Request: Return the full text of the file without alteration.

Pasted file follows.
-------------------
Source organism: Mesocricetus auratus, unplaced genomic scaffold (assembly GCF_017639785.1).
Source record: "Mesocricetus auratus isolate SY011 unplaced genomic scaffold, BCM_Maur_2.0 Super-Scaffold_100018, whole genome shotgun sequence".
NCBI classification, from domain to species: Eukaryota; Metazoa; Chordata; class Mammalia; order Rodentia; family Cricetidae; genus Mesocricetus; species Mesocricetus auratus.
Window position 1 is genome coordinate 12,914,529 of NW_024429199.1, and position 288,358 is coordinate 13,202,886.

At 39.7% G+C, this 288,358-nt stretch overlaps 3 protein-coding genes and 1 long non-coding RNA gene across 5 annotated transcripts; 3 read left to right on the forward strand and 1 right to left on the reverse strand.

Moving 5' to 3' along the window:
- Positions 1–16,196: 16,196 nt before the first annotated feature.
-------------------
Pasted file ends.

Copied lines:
Source organism: Mesocricetus auratus, unplaced genomic scaffold (assembly GCF_017639785.1).
Source record: "Mesocricetus auratus isolate SY011 unplaced genomic scaffold, BCM_Maur_2.0 Super-Scaffold_100018, whole genome shotgun sequence".
NCBI classification, from domain to species: Eukaryota; Metazoa; Chordata; class Mammalia; order Rodentia; family Cricetidae; genus Mesocricetus; species Mesocricetus auratus.
Window position 1 is genome coordinate 12,914,529 of NW_024429199.1, and position 288,358 is coordinate 13,202,886.

At 39.7% G+C, this 288,358-nt stretch overlaps 3 protein-coding genes and 1 long non-coding RNA gene across 5 annotated transcripts; 3 read left to right on the forward strand and 1 right to left on the reverse strand.

Moving 5' to 3' along the window:
- Positions 1–16,196: 16,196 nt before the first annotated feature.